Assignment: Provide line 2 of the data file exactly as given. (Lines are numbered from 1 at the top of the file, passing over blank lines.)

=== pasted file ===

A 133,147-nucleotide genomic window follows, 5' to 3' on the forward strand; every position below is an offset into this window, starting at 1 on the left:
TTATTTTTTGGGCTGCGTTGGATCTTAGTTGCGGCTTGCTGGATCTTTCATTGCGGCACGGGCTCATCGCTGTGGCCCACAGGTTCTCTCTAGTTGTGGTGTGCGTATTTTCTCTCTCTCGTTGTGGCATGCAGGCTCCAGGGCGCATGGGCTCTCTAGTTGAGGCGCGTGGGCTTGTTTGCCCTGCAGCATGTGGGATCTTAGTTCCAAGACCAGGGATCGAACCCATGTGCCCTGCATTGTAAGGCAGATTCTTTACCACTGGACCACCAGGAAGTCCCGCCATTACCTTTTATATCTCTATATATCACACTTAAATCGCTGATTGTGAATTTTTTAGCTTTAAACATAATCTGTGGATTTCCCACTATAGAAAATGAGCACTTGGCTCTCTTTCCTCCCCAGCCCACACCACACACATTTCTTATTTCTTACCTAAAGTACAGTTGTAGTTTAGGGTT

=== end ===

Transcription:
TTATTTTTTGGGCTGCGTTGGATCTTAGTTGCGGCTTGCTGGATCTTTCATTGCGGCACGGGCTCATCGCTGTGGCCCACAGGTTCTCTCTAGTTGTGGTGTGCGTATTTTCTCTCTCTCGTTGTGGCATGCAGGCTCCAGGGCGCATGGGCTCTCTAGTTGAGGCGCGTGGGCTTGTTTGCCCTGCAGCATGTGGGATCTTAGTTCCAAGACCAGGGATCGAACCCATGTGCCCTGCATTGTAAGGCAGATTCTTTACCACTGGACCACCAGGAAGTCCCGCCATTACCTTTTATATCTCTATATATCACACTTAAATCGCTGATTGTGAATTTTTTAGCTTTAAACATAATCTGTGGATTTCCCACTATAGAAAATGAGCACTTGGCTCTCTTTCCTCCCCAGCCCACACCACACACATTTCTTATTTCTTACCTAAAGTACAGTTGTAGTTTAGGGTT